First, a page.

Looks like the Korrektiv has something of a literary forebear:
The term poete maudit, or “cursed poet,” was coined by Paul Verlaine. His little book Les poetes maudits (1884) interleaved his own honorific prose with poems by some of the poets he most esteemed but whose very greatness assured that they were known only to the cognoscenti. It was their obscurity – society was indifferent to them because they were hard to understand – that prompted Verlaine to speak of them as cursed. This cultivated sense of neglect, even oppression, at the hands of the bourgeois philistines became the classic pose of the avant-garde.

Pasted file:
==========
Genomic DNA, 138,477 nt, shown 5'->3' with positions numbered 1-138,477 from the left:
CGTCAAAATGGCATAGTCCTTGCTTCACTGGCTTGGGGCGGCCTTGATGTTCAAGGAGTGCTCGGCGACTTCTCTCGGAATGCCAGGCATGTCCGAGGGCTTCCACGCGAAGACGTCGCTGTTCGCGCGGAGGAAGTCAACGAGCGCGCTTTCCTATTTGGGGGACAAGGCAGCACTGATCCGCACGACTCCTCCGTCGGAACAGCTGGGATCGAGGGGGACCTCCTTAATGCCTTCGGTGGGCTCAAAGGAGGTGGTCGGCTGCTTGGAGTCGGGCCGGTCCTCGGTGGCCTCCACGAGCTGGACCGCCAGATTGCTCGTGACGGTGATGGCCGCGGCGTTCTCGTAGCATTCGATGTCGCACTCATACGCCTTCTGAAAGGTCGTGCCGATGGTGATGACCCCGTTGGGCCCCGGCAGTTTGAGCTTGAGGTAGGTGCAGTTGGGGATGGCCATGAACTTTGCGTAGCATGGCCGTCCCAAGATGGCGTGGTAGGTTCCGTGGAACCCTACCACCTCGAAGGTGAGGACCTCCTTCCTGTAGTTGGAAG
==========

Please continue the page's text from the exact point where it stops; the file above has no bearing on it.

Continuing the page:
But the curse seemed to be as much moral and spiritual as social, contributing to the presumption that a true artist must suffer agonies of genius…The paradigmatic poete maudit was Baudelaire (1821-67). His Les fleurs du mal (1857), or The Flowers of Evil, is the most famous book of nineteenth-century French poetry and one of the most famous in world literature. The poems, which were revolutionary in their intermixtures of the sordid and the beautiful, reflected a spiritual extremity that the modern era has long savored, one both hell-bent and heaven storming.
- Opening of the essay “The Cursed Poets and Their Gods” by Algis Valiunas in the February 2012 First Things